Saying "I love you" regularly is important, but those are not the words I strive to say daily.
I never want to go a day without saying thank you to my wife, my son, and my God.
Thank you is different than I love you.
I can say I love you when I am still hurting, angry, upset, bitter because in some sense, I own the love. In other words, love is given. When I say, "I love you," I am acknowledge that I am giving you some kind of love. In an odd way, I control the level of love I care to give and as a result I can stare directly into your eyes with a straight face and lie through my teeth about it because it's my love. Even with all that I may be holding against you, I can still say these words and pretend everything's just fine.
However, while we still "give thanks" the action implies something else first. Thank you is always an acknowledgement of a gift received. The table is turned with thanksgiving because we are remembering a reality that is not in our control. You are the recipient of some action someone did for you or someone else in your life or some thing another person gave you. Now saying thank you can still be empty and may at times be sarcastic - "thanks for doing the dishes" when they're all still in the sink - but we all know those thank you's for what they are. Think about it. When you're pissed off at someone you care deeply about, perhaps even love, can you say thank you? Think about the people in your life, your parents for example. How easy is it to say "I love my parents," but how much harder is it to say, "I'm thankful for my parents?" For some that may be easy, but for many others that's hard because the difference lies in what you can do versus what's been do for/to you.
Giving thanks means, then, you have to do the hard work of forgiving or asking for forgiveness. The only way it has a place in your heart is after all the bitterness, hatred, and anger have been destroyed and removed. I love you can be said over those, like a blanket covering the horder's nest or the vacation taken just to get away from all the problems. Thank you can only be said once they're all gone.
One of the major critiques of Millennials is how entitled we are, how much we deserve, how much we're owed. Entitlement does not have room for thanksgiving because no one says thank you for what you deserve or think you deserve. You don't go bursting into you boss' office every two weeks saying, "thanks for the paycheck!" We need a course correction, one that involves a ton of self-examination of all the bitterness that has taken root over what we think we deserve. Here is just one example (out of millions) of why the Christian worldview trumps all others. Foundational to it is the reality of what is called common grace, whereby God freely gives us all gifts without discrimination - good and evil, righteous and unrighteous, Christian and non-Christian. In it includes the very air we breathe and the lungs with which we have to breathe it. Every breath then is a gift from God for which we can be thankful. What if we were to grow in our thanksgiving, especially all of which we think we're entitled? What would happen if we became known not as the most entitled generation, but the most thankful generation? Can you imagine that?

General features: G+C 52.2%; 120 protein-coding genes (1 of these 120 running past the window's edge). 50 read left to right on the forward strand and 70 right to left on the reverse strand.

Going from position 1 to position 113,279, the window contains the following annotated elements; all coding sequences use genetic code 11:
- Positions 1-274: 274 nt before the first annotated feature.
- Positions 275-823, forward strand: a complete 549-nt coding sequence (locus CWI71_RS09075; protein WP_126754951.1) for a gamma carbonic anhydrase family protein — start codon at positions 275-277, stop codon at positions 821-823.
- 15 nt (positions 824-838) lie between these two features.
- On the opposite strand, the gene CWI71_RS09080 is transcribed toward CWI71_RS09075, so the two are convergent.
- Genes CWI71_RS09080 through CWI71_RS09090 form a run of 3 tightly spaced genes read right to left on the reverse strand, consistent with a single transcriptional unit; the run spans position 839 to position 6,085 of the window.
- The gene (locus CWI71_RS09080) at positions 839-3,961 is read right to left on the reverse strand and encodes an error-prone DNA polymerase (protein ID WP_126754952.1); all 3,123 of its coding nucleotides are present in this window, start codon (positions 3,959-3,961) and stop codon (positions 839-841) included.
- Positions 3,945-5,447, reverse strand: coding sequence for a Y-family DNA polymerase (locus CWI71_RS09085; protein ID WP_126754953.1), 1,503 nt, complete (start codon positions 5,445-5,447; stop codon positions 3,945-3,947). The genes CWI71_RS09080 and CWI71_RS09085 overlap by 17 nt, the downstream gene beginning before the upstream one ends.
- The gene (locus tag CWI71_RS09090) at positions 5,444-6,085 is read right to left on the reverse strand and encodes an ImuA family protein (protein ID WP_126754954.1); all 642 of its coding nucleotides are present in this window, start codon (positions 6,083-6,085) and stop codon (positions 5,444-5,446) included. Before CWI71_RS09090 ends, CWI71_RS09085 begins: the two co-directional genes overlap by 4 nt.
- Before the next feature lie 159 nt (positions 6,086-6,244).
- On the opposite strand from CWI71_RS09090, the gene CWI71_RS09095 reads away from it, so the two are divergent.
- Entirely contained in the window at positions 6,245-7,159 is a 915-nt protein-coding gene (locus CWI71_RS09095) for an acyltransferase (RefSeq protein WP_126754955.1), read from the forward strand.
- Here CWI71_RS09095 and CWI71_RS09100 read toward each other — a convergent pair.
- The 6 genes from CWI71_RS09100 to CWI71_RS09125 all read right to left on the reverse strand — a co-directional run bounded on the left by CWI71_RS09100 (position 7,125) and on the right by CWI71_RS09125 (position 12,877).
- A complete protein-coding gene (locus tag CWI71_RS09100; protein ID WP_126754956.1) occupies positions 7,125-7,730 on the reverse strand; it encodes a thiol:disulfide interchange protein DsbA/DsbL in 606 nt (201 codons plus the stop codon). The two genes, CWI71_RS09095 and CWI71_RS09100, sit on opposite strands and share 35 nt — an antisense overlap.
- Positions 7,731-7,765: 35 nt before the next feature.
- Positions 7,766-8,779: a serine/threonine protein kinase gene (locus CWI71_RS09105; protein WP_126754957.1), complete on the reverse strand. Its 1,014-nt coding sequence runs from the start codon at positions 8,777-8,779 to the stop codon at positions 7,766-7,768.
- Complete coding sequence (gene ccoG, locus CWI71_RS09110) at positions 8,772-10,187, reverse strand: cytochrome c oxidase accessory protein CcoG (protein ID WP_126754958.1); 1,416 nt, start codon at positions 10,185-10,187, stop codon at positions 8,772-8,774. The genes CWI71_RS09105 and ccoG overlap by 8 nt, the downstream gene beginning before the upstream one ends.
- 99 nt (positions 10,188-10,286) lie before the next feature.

For me, it begins by saying thank you to my wife for who she is, how she loves me, and how gracious she is towards me day in and day out. I say thank you to my son of just 4 weeks old for his utter dependence on me when I have no clue what I'm doing. And I say thank you to God for my wife and son and the countless other blessings in life I do not deserve at all, the ultimate being salvation from my own entitlement and thanklessness and the hell that will be filled with both.
And be thankful. -Paul, in his letter to the Colossian church.
By His Grace.